Often, travelers arriving to Istanbul have depicted a city of hills, domes and minarets. Instead, when the legendary French photographer Henri Cartier-Bresson visited Istanbul in 1964, he chose to point his camera deep into the life of the street. Among his photographs there is one showing the Camondo Stairs in Galata. It looks like a scene in play, with a small cast of characters in their urban roles, walking along the street, smoking against a parapet, coming down the steps, stopping at a landing, looking back towards the residential neighborhood up the hill.
But don't you think that the main character in the photograph is the stair itself? After all, it's an extraordinarily expressive urban piece, with its baroque contortions and heavy Art-Nouveau architecture, clearly a figure (not a backdrop) wedged tightly in the narrow slot sloping between the façades of the adjacent buildings.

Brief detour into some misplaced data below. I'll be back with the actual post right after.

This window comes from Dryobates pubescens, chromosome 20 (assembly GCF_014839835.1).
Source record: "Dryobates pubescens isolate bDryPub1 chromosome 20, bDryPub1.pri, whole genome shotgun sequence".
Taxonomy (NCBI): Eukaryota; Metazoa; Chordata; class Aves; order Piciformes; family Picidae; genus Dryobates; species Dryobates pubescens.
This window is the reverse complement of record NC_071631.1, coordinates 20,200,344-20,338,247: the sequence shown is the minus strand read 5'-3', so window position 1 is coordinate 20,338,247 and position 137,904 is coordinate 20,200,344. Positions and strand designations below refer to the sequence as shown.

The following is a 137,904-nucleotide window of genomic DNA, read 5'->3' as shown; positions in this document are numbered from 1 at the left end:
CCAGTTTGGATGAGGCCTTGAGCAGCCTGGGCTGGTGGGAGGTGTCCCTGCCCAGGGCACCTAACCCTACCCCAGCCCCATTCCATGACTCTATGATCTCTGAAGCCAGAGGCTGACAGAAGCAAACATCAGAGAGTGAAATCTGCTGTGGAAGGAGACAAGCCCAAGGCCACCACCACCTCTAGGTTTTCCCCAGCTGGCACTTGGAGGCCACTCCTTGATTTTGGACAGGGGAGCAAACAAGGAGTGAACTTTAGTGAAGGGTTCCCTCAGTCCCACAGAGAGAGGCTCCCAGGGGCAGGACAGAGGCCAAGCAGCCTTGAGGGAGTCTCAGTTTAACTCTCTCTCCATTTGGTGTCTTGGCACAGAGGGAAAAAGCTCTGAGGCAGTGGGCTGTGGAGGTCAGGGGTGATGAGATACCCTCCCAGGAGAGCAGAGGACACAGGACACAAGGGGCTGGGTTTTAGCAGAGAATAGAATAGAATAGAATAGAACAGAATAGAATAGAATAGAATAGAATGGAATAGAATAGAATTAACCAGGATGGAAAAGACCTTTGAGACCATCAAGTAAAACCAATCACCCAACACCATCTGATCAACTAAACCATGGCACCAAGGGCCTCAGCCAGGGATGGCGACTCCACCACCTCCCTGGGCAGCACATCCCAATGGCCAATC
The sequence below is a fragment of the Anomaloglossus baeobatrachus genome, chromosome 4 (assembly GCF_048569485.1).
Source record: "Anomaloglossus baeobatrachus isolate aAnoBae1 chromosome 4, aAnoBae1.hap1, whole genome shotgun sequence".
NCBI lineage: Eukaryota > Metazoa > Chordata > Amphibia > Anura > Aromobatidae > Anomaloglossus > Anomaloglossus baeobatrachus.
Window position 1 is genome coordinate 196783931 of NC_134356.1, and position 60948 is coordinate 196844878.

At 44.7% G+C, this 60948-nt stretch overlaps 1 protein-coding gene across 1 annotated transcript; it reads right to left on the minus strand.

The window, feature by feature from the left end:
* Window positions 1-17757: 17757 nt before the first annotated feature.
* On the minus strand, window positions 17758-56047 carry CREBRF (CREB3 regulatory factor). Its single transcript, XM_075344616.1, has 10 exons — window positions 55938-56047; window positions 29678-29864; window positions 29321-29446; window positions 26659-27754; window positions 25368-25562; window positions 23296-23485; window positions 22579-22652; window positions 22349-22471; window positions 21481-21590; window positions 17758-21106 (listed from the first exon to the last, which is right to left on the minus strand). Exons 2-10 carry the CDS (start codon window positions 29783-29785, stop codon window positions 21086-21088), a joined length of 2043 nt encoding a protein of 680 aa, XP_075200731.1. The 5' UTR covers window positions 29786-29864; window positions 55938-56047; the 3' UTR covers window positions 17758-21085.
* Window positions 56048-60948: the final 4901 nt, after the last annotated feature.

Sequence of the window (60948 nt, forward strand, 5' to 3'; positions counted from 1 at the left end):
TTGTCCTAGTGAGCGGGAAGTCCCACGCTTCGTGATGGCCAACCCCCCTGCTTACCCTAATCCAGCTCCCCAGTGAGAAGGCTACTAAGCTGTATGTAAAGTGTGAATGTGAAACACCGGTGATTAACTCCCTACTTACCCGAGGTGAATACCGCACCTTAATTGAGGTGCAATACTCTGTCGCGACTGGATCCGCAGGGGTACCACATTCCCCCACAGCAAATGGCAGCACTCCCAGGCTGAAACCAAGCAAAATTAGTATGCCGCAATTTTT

The stairs were built in the 1870s by the Camondo family, a prominent Jewish family of financiers often compared to the Rothschilds. This is the part of Istanbul known as Galata, originally the Genoese concessions of Constantinople on the northern shore of the Golden Horn. The Camondo Stairs connect Bankalar Caddesi--the banking street and financial heart of Istanbul--with the residential neighborhood up the hill, where families like the Camondos lived at the time. Actually, you can think of the Camondo Stairs as the daily routines in the life of the city turned into architecture.
(With thanks to my former student Başak Öymen, who introduced me to the history of the Camondo family.)